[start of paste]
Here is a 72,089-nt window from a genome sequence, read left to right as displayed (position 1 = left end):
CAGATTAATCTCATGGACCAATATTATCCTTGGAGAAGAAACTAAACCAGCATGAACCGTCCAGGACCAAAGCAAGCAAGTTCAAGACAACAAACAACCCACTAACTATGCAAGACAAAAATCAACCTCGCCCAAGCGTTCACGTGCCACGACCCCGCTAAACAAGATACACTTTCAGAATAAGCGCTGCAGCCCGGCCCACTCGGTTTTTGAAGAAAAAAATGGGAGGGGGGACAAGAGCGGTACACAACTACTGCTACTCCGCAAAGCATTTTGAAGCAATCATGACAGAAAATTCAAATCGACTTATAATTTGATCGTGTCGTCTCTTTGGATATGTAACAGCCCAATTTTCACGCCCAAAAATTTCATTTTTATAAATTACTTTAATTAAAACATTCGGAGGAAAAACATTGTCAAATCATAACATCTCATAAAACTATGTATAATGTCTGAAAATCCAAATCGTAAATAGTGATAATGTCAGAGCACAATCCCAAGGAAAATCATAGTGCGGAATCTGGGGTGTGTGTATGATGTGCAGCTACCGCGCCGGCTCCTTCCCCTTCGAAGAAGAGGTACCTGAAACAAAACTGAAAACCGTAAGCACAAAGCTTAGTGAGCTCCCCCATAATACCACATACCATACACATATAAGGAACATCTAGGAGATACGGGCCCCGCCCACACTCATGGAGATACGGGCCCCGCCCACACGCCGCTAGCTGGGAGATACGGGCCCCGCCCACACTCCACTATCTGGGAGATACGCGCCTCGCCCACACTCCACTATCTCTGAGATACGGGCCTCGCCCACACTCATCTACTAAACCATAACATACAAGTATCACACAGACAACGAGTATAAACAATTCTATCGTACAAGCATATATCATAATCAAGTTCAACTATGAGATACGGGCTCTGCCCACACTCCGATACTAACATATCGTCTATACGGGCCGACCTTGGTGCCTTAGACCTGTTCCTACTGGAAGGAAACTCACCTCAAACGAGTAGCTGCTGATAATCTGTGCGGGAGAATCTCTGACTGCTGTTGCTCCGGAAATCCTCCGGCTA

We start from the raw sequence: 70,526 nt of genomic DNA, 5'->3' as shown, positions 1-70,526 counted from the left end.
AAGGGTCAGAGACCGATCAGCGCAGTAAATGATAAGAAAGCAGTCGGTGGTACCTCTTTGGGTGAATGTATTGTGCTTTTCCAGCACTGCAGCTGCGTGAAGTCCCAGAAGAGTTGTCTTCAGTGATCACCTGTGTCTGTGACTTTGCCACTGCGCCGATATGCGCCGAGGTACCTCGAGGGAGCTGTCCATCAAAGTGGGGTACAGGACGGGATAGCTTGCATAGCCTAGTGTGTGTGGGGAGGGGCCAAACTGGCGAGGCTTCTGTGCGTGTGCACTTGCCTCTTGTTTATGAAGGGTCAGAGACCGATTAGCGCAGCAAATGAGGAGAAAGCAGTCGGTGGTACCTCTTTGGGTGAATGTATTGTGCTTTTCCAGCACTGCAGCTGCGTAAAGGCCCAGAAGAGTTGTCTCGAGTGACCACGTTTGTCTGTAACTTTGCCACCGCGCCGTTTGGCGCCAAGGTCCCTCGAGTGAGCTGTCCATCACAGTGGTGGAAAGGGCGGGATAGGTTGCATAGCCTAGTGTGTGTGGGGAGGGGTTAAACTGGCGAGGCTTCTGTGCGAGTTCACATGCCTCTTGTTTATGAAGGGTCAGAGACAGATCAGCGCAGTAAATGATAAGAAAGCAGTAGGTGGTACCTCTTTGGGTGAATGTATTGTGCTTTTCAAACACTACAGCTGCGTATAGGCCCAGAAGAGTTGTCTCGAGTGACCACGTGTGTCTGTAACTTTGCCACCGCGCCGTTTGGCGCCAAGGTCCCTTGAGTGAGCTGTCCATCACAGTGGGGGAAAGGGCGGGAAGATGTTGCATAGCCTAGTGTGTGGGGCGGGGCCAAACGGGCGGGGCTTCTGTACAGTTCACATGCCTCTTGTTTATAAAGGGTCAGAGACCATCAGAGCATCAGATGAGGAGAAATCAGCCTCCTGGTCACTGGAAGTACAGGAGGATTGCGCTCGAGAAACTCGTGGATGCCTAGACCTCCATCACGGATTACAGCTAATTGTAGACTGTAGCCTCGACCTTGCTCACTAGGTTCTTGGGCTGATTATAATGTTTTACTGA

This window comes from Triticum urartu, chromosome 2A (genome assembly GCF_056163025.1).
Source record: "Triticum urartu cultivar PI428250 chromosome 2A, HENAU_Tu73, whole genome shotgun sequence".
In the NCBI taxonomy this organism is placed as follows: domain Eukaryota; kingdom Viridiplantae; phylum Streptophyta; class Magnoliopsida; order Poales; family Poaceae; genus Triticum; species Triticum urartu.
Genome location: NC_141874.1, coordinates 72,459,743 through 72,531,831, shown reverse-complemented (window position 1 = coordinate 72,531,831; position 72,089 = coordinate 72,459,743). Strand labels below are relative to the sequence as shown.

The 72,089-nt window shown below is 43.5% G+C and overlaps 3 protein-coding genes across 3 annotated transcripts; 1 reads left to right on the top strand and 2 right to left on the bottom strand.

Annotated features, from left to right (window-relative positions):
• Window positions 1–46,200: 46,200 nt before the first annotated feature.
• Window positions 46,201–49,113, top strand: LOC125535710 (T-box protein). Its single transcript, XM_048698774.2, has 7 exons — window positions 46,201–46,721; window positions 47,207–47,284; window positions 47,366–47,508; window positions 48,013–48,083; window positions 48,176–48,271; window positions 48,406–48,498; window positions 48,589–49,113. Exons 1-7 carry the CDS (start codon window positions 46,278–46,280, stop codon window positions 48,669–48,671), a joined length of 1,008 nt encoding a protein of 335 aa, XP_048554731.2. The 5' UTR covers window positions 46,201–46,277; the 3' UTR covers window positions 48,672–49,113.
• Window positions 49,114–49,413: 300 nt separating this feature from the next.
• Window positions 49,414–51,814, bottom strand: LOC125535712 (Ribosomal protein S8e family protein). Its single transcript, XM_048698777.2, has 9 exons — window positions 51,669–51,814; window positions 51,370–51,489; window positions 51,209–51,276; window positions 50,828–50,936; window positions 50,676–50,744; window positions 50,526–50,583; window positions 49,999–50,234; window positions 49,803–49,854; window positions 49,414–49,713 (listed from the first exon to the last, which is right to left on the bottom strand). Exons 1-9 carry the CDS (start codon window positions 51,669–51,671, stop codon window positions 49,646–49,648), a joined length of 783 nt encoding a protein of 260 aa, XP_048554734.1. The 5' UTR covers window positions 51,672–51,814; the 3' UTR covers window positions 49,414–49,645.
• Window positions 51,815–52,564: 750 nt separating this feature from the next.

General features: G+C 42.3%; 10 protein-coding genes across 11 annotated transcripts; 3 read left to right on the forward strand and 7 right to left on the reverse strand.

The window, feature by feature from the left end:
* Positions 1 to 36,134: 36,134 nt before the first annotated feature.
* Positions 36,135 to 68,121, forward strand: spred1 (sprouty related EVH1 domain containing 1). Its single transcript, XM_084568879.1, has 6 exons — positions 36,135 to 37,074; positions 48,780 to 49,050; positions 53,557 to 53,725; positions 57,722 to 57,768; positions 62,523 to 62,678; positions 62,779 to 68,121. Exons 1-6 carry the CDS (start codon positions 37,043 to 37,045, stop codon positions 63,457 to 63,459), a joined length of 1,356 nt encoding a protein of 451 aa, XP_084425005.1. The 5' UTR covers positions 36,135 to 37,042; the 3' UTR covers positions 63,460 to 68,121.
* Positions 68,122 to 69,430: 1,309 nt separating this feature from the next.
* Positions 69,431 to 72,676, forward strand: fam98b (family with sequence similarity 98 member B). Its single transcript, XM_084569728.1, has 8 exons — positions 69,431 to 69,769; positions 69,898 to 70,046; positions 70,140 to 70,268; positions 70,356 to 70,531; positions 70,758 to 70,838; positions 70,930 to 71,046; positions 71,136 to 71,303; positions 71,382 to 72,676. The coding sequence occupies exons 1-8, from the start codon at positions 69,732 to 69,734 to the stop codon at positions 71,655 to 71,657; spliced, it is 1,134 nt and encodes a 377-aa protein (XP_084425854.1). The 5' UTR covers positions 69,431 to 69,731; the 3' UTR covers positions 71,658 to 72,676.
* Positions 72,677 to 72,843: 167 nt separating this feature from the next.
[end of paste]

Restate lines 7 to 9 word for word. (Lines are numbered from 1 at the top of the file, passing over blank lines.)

In the NCBI taxonomy this organism is placed as follows: domain Eukaryota; kingdom Viridiplantae; phylum Streptophyta; class Magnoliopsida; order Poales; family Poaceae; genus Triticum; species Triticum urartu.
Genome location: NC_141874.1, coordinates 72,459,743 through 72,531,831, shown reverse-complemented (window position 1 = coordinate 72,531,831; position 72,089 = coordinate 72,459,743). Strand labels below are relative to the sequence as shown.

The 72,089-nt window shown below is 43.5% G+C and overlaps 3 protein-coding genes across 3 annotated transcripts; 1 reads left to right on the top strand and 2 right to left on the bottom strand.